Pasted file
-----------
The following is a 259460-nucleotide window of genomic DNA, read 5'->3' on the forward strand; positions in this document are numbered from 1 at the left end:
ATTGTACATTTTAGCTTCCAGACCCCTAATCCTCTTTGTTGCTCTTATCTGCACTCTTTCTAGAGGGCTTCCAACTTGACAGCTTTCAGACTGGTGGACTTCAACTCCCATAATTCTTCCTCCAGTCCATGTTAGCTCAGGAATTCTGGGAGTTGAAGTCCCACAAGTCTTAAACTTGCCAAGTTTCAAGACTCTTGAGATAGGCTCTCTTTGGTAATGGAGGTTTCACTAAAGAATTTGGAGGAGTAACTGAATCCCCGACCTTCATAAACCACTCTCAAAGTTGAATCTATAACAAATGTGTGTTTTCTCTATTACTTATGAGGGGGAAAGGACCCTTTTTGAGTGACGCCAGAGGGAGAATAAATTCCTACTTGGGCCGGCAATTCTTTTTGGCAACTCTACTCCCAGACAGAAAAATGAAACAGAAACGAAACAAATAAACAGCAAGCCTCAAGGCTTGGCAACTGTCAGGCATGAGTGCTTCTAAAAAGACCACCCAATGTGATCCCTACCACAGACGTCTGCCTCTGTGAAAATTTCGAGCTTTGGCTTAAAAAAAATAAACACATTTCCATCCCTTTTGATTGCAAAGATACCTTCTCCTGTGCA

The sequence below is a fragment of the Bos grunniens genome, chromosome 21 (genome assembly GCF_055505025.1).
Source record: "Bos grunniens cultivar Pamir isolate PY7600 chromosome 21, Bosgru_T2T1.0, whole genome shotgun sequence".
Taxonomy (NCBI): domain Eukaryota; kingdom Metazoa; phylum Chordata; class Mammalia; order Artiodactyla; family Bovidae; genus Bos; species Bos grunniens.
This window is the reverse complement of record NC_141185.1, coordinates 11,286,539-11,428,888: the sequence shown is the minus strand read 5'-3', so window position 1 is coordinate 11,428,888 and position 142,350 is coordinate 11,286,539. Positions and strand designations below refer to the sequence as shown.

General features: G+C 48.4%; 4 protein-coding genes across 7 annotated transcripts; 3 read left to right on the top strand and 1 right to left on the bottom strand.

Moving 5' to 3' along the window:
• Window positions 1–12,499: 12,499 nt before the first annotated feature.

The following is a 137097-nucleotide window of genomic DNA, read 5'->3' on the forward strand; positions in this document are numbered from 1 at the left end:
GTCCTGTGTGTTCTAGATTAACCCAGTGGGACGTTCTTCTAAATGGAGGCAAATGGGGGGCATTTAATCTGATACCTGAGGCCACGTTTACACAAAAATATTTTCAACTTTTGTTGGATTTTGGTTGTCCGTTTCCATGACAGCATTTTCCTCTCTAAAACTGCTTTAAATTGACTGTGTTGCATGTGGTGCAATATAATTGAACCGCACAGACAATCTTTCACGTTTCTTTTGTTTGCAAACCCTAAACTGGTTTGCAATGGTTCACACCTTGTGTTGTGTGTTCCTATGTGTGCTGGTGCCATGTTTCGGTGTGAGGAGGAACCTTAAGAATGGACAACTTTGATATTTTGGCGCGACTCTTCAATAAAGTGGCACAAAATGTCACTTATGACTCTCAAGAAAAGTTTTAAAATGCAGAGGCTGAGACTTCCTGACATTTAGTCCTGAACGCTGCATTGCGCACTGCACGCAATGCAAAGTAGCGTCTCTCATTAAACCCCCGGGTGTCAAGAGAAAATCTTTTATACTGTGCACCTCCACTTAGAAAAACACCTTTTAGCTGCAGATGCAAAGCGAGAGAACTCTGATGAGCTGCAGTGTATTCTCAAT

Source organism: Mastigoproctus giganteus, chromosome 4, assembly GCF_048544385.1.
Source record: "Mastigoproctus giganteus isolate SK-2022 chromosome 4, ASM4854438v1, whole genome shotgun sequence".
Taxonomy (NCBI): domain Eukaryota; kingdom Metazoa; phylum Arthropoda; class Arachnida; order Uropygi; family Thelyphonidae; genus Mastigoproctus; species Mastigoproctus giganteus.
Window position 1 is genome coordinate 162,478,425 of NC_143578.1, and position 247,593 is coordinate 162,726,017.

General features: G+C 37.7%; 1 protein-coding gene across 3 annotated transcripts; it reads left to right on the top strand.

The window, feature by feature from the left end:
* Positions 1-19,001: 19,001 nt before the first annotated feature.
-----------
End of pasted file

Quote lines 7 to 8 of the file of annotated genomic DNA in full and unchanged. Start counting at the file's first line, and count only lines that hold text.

General features: G+C 48.4%; 4 protein-coding genes across 7 annotated transcripts; 3 read left to right on the top strand and 1 right to left on the bottom strand.

Moving 5' to 3' along the window: